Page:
- Open Access
Indigenous knowledge and use of lichens by the lichenophilic communities of the Nepal Himalaya
Journal of Ethnobiology and Ethnomedicine volume 13, Article number: 15 (2017)
The aim of the study was to document the prevailing indigenous knowledge and various uses of lichens among the lichenophilic communities in the hills and mountainous settlements of Nepal.
Ethnic uses were recorded during twelve field trips, each of roughly 15 days in three consecutive years, through direct questionnaires administered to 190 respondents. Lichen samples were identified applying microscopic observation and thin layer chromatography (TLC). Voucher specimens of identified species are deposited at TUCH (Tribhuvan University Central Herbarium) in Nepal.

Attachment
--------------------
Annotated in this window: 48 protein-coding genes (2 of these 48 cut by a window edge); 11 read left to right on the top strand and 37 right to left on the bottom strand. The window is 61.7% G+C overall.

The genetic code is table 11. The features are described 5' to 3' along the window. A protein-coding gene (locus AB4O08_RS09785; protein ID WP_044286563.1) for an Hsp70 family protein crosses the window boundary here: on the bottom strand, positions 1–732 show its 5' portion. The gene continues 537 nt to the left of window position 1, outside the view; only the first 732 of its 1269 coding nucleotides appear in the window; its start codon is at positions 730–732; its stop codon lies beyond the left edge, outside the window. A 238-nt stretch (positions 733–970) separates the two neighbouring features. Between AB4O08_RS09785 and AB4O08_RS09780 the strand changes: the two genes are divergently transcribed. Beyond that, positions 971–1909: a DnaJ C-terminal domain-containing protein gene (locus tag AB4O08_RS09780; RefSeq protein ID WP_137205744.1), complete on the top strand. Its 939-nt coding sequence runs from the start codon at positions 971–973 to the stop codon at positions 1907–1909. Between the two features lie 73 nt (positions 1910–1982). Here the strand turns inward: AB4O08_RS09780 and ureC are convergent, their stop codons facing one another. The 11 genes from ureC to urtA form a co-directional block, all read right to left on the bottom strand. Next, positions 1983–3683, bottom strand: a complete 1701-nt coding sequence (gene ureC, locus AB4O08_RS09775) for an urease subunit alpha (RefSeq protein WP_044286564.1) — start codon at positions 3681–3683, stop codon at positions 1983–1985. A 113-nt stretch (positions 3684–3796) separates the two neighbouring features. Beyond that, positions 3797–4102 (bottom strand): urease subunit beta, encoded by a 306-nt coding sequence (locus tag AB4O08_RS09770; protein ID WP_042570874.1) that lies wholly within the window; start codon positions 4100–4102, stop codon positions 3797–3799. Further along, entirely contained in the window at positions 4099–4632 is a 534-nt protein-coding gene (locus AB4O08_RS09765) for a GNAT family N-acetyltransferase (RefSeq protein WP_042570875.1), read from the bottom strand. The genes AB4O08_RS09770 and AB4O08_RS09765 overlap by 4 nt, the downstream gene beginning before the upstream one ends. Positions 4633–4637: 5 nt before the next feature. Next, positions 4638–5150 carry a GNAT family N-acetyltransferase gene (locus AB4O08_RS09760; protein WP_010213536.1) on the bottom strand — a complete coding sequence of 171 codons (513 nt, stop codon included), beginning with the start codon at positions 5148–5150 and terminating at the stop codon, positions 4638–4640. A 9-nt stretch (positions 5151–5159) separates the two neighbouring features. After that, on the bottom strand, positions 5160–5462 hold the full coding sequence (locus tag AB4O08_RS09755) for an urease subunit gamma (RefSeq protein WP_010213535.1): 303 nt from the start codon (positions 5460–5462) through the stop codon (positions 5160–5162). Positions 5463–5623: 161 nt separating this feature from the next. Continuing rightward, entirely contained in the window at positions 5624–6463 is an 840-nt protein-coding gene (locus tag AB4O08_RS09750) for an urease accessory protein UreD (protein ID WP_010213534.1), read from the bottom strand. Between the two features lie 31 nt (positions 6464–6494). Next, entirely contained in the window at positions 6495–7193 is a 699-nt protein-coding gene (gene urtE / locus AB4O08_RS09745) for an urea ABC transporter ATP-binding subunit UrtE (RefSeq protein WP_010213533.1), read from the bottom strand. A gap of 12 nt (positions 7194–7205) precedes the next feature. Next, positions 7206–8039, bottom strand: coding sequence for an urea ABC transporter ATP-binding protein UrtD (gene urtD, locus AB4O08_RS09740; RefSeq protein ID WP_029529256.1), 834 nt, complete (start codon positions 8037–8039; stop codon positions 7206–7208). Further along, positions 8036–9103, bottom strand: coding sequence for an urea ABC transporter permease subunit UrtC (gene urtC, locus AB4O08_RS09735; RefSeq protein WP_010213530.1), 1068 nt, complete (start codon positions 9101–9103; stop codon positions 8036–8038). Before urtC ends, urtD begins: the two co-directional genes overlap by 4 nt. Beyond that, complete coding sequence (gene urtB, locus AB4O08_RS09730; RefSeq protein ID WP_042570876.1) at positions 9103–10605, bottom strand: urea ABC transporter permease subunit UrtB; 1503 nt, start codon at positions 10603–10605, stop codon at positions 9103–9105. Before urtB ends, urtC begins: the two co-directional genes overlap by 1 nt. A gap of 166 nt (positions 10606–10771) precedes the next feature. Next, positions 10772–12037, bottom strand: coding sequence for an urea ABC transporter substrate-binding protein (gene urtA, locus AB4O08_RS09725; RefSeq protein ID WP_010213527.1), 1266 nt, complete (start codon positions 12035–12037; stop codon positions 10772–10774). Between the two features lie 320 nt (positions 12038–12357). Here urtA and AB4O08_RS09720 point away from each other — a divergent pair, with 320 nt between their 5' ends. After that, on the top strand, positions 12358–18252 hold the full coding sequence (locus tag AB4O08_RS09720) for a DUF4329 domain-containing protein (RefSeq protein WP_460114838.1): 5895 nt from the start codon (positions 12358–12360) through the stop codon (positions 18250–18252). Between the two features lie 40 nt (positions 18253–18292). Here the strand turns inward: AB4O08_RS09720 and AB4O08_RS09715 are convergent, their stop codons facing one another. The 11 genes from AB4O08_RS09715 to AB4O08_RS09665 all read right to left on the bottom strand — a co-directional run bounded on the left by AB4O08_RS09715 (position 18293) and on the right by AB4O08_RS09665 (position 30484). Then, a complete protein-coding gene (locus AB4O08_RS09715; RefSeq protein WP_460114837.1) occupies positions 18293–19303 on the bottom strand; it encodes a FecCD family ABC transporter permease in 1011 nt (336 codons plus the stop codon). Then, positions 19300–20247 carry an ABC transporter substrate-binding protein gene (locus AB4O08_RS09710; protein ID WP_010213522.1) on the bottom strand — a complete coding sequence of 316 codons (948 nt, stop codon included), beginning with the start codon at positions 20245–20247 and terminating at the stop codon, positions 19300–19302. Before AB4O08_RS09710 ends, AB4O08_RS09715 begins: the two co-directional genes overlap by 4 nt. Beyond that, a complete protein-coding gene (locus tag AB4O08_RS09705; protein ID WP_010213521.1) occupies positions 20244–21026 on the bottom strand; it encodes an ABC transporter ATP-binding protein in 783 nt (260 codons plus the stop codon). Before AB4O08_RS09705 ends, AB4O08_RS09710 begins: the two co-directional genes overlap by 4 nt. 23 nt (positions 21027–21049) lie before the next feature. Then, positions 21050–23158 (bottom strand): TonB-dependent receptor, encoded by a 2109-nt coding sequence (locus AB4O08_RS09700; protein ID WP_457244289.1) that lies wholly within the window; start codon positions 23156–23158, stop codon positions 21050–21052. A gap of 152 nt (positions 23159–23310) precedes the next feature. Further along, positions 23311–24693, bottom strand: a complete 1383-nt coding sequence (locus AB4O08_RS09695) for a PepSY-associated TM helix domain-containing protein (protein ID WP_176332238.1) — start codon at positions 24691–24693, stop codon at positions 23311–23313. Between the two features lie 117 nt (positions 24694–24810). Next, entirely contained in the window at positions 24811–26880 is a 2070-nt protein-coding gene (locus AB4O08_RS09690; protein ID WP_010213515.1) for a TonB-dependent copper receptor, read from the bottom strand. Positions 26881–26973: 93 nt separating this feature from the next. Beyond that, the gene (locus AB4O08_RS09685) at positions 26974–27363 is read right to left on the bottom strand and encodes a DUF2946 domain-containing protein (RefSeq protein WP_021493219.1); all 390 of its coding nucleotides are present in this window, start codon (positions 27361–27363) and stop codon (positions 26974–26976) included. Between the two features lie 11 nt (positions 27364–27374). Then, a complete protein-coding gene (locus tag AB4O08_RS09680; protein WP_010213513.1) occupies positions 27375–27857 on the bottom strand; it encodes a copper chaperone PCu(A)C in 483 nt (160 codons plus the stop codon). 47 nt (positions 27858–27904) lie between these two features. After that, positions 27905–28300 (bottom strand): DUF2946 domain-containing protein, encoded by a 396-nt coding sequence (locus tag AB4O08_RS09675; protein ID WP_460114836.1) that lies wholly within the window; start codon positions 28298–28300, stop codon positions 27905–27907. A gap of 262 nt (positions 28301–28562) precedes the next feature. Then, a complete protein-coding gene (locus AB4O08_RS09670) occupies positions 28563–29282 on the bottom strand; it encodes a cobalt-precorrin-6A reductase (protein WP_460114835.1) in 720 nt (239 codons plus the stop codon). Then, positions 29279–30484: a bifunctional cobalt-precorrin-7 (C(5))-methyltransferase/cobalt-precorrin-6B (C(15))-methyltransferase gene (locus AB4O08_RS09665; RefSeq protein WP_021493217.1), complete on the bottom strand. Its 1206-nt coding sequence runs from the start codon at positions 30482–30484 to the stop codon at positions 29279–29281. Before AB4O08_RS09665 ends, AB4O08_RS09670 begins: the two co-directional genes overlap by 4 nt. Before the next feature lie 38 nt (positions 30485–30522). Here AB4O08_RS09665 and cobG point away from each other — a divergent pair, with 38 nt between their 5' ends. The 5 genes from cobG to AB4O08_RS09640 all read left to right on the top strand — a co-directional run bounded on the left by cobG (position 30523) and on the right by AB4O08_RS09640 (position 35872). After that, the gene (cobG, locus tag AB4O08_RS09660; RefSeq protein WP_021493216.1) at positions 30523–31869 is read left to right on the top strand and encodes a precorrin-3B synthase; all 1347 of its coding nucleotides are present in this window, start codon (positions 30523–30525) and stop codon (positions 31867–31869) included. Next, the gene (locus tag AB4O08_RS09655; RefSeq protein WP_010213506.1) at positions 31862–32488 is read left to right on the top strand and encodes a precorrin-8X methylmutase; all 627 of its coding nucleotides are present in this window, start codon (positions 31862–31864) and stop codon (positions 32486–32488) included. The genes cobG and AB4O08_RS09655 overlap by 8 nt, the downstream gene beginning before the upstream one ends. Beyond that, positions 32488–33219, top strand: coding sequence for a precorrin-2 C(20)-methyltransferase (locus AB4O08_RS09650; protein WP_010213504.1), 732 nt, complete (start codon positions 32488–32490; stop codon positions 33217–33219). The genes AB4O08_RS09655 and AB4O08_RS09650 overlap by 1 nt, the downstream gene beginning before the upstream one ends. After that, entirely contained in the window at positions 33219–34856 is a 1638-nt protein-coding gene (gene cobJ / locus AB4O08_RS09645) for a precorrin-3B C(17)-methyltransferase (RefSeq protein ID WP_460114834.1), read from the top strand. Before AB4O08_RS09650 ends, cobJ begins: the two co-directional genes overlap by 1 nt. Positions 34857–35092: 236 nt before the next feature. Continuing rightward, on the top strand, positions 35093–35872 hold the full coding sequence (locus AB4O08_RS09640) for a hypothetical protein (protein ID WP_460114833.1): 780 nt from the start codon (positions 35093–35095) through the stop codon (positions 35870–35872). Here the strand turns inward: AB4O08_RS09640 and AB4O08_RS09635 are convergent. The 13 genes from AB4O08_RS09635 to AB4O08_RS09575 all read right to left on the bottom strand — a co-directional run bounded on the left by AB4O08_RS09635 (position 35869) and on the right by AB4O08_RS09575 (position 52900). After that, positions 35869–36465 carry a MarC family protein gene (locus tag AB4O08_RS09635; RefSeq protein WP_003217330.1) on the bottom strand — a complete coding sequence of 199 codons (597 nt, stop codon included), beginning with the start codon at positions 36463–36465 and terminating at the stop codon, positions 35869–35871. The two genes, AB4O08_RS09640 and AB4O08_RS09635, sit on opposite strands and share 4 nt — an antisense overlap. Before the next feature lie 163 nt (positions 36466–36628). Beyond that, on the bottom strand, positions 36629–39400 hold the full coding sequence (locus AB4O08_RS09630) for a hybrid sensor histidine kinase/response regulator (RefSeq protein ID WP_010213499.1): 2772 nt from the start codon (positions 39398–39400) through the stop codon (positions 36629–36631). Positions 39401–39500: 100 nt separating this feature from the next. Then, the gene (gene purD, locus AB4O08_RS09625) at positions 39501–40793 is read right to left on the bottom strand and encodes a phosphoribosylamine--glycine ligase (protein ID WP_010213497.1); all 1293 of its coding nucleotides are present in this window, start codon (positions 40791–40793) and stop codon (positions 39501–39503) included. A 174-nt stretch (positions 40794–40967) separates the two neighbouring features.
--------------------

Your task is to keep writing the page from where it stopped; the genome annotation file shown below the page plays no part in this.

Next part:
Lichens are being used in several ways by different communities of Nepal. We recorded the ethnic use of seven species of lichens belonging to four families (Parmeliaceae, Physciaceae, Ramalinaceae and Usneaceae) and six genera (Heterodermia, Everniastrum, Parmotrema, Ramalina, Thamnolia and Usnea) among the Limbu, Sherpa, Lama, Gurung, Rai, Dalit, Tamang, Chhetri and Brahman communities. The present study revealed six use values namely; Medicinal value (MV), food value (FV), ritual and spiritual value (RSV), aesthetic and decorative value (ADV), bedding value (BV) and ethno-veterinary value (EVV) from different parts of Nepal. Three lichen species, Everniastrum cirrhatum, E. nepalense and Parmotrema cetratum were consumed by the Limbu and Rai communities. The Limbu and Sherpa ethnic groups are regarded as most lichenophilic communities while respondents from Brahman, Chhetri and Tamang communities showed less interest in lichen uses.